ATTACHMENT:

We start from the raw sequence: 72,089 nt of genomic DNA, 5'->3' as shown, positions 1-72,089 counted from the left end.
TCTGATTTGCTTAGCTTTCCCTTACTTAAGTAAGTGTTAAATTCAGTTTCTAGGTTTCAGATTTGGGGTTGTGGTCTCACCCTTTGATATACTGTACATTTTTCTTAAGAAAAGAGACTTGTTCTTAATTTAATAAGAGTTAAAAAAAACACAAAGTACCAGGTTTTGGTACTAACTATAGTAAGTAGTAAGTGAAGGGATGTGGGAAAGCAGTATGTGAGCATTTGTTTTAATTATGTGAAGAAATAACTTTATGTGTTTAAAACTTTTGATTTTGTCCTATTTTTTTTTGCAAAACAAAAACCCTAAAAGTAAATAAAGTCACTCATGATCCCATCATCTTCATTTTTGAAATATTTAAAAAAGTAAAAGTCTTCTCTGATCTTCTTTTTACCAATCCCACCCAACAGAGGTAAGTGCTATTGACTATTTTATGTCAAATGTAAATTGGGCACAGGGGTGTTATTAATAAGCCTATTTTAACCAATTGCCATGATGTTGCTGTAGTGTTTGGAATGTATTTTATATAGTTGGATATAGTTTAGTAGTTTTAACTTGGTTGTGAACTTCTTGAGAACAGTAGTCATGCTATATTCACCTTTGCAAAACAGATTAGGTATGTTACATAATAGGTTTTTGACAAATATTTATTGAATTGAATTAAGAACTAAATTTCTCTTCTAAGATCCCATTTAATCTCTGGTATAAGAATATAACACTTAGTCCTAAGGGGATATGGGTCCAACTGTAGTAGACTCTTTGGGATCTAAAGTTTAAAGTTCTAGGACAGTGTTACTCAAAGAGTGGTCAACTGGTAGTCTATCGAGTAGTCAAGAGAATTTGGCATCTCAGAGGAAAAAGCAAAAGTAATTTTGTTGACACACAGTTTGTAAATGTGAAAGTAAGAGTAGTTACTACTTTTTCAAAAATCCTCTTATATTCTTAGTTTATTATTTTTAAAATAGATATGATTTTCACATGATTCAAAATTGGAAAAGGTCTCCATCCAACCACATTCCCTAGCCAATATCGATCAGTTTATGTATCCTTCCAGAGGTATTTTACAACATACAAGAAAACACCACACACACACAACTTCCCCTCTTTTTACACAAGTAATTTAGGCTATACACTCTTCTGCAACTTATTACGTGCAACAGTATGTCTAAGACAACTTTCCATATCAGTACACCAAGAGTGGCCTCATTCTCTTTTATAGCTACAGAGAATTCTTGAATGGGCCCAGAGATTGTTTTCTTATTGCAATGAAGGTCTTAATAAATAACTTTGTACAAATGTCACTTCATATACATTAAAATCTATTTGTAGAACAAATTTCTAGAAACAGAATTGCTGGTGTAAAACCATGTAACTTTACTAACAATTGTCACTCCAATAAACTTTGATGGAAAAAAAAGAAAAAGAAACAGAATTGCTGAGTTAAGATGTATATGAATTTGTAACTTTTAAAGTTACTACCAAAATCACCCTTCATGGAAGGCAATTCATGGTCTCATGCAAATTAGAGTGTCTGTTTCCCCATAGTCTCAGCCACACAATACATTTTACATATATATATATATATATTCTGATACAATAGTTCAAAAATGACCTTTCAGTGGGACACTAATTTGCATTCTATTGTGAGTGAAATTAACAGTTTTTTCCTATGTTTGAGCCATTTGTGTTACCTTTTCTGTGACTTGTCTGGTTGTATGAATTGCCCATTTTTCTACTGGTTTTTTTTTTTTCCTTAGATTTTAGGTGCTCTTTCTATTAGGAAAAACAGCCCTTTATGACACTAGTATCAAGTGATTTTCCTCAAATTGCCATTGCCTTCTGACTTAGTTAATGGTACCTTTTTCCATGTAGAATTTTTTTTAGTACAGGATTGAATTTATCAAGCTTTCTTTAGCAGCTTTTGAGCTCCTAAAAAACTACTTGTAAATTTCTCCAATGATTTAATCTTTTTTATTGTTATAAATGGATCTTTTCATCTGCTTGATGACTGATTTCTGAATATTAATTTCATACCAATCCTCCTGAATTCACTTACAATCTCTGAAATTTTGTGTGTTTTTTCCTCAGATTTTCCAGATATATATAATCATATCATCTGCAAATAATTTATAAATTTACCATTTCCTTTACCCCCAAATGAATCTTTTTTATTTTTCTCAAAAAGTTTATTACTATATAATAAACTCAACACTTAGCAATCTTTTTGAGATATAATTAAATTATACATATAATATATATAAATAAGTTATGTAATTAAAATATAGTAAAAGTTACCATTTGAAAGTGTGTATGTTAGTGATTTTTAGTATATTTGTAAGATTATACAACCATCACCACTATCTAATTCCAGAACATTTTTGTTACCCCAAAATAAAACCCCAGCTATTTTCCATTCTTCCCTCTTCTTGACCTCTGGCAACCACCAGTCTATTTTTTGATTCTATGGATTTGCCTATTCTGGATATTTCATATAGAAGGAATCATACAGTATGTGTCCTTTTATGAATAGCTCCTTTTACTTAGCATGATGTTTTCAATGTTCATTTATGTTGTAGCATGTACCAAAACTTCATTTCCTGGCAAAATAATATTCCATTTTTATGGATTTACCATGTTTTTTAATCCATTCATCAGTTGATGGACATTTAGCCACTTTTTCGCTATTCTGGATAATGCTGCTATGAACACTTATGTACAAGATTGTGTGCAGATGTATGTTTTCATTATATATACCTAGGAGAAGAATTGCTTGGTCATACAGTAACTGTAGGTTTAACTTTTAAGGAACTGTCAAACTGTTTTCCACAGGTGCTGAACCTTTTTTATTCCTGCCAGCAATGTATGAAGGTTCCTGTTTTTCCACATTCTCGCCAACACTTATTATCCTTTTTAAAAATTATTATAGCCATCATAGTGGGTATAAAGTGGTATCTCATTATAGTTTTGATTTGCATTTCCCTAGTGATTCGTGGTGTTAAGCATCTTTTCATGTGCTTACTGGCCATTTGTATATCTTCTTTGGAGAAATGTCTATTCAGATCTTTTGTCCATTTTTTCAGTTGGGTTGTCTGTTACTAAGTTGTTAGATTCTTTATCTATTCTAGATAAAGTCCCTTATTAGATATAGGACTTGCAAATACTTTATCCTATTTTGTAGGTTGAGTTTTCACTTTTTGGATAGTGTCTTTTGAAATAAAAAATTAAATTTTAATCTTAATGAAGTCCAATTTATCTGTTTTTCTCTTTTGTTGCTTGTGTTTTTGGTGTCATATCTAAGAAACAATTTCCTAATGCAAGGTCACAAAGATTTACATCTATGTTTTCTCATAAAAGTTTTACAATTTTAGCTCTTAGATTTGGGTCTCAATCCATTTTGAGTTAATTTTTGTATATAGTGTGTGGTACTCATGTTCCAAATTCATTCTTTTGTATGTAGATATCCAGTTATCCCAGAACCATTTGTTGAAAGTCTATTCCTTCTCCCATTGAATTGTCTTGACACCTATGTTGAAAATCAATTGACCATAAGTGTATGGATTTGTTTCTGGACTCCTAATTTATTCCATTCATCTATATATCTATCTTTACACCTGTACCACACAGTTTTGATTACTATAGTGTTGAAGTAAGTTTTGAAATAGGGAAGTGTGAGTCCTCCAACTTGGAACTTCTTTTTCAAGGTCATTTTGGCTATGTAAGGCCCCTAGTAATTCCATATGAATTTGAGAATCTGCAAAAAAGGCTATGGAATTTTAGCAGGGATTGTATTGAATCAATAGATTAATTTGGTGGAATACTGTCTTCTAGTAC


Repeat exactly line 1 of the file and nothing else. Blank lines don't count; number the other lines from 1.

We start from the raw sequence: 72,089 nt of genomic DNA, 5'->3' as shown, positions 1-72,089 counted from the left end.